https://www.bbc.com-Image source, A.L.I. Technologies
Image caption, The vehicle is available for pre-order now in Japan
A Japanese start-up is hoping to convince motorists to swap their cars for a $680,000 (£495,000) hoverbike.
ALI Technologies’ XTurismo Limited Edition went on sale in Japan, earlier on Wednesday.
Electronics giant Mitsubishi and footballer Keisuke Honda are two backers of the Tokyo-based company.
ALI Technologies says the hoverbike can fly for 40 minutes at up to 100km/h (62mph) on a single charge.
The company aims to have manufactured 200 single-rider 300kg (47-stone) hoverbikes by mid-2022.
Each is equipped with a conventional engine and four battery-powered motors.
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“Until now, the choice has been to move on the ground or at scale in the sky,” ALI Technologies chief executive Daisuke Katano said.
“We hope to offer a new method of movement.”
Overcrowding is a big problem for Tokyo’s 13.5 million residents.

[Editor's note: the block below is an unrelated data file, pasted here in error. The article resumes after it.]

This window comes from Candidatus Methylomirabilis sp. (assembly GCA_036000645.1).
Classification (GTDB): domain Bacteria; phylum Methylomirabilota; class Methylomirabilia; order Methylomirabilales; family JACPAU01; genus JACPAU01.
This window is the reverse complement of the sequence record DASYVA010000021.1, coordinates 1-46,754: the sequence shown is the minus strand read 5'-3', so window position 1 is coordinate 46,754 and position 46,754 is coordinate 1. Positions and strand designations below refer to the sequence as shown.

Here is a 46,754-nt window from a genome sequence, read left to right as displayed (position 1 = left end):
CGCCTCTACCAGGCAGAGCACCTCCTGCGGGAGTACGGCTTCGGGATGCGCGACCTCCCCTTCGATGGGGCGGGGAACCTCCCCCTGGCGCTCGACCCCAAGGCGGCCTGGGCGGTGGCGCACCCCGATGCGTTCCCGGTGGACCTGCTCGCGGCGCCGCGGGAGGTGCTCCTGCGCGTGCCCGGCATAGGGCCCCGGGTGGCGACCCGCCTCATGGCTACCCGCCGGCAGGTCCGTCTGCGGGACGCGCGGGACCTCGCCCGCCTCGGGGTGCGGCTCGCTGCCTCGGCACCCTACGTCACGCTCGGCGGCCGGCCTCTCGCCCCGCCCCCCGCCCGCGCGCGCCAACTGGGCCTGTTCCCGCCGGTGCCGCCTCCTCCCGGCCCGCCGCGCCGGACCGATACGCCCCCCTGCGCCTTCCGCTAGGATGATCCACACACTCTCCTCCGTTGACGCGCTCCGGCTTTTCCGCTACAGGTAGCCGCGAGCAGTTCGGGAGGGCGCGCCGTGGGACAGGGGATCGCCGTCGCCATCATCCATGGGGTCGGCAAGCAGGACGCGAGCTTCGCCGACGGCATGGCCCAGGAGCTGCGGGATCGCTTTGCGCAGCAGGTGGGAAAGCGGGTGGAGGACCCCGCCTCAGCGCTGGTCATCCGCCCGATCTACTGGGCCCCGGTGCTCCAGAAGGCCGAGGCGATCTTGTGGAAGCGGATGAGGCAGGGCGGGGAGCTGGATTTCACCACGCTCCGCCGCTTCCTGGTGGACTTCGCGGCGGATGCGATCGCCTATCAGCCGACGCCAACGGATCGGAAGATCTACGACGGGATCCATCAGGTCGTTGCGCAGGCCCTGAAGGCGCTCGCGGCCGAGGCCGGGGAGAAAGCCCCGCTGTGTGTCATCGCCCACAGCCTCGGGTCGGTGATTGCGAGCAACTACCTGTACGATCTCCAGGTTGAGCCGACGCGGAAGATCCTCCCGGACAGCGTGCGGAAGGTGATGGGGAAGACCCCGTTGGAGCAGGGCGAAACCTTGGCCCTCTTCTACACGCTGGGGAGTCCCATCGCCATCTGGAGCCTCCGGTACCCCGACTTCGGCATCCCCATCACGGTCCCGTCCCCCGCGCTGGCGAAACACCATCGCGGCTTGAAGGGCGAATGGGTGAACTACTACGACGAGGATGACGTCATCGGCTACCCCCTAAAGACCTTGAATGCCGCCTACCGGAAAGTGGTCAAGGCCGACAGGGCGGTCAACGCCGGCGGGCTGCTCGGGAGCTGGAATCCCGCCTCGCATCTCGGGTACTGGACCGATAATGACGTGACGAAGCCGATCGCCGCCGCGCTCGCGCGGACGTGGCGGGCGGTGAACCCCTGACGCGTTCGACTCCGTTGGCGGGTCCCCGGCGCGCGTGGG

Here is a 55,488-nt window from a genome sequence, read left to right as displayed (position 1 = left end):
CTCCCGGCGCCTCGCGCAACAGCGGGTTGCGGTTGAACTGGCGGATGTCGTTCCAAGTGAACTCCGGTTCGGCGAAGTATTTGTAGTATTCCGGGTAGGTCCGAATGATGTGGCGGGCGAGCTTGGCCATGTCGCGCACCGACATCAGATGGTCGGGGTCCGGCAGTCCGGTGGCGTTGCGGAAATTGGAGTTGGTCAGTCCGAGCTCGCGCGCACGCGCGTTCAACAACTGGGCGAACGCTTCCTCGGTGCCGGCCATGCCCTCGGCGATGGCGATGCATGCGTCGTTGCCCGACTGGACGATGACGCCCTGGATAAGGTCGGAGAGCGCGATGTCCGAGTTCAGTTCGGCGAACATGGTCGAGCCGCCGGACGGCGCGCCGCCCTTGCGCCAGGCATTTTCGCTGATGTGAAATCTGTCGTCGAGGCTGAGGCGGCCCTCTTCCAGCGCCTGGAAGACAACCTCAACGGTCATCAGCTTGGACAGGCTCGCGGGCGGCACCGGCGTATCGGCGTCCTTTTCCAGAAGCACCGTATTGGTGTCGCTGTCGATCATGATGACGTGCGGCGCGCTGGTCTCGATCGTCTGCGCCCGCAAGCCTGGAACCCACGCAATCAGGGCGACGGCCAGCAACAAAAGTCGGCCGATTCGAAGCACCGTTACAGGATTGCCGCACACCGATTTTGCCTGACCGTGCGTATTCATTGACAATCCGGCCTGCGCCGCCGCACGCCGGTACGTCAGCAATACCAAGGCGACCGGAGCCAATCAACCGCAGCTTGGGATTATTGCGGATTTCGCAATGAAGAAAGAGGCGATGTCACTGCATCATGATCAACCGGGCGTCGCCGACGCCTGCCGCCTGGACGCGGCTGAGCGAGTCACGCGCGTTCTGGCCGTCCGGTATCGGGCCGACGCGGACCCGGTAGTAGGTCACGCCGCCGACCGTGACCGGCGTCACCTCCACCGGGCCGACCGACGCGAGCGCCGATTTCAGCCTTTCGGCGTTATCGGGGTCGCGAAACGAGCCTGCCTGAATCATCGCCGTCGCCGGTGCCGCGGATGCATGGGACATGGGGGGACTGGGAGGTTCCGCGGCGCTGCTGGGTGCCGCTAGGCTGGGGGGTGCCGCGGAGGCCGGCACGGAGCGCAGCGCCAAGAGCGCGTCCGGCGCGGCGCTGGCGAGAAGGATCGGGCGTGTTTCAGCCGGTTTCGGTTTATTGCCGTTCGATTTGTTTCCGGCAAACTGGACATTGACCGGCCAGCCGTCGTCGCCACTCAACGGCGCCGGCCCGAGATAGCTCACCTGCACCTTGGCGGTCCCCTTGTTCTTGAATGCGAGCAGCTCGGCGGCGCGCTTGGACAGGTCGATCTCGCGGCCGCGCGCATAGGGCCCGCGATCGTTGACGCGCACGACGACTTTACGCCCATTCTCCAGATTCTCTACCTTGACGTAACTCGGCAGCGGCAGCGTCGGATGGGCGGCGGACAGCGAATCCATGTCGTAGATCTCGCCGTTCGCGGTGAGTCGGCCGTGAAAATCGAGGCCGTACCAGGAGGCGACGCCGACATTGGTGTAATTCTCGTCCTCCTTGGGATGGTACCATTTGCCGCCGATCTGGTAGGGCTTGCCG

The high-tech city is the most populous metropolitan area in the world.
But current laws will prohibit the hoverbikes from flying over Japan’s busy roads.
Although, Mr Katano hopes rescue teams will use them to reach inaccessible areas.
Ben Gardner, of Pinsent Masons, told BBC News vehicles that once seemed like the far-distant future were becoming more tangible every year.
“Ultimately, there is scope for us to see the vehicle being deployed in the UK,” he said.
The hoverbike would not be considered roadworthy under current UK law.
But Mr Gardner said a focus on new technologies in recent years could be signalling a change.
“The current trialling of emerging technologies such as driverless cars, autonomous robots and drones shows there is a blueprint for new forms of transport to move out of the realms of science fiction and into the real world,” he said.
Venture capitalists, aviation corporations and even rideshare company Uber, with its ambitious Uber Elevate, are staking claims on the burgeoning flying automotive industry, which analysts say could be worth as much as $1.5tn by 2040.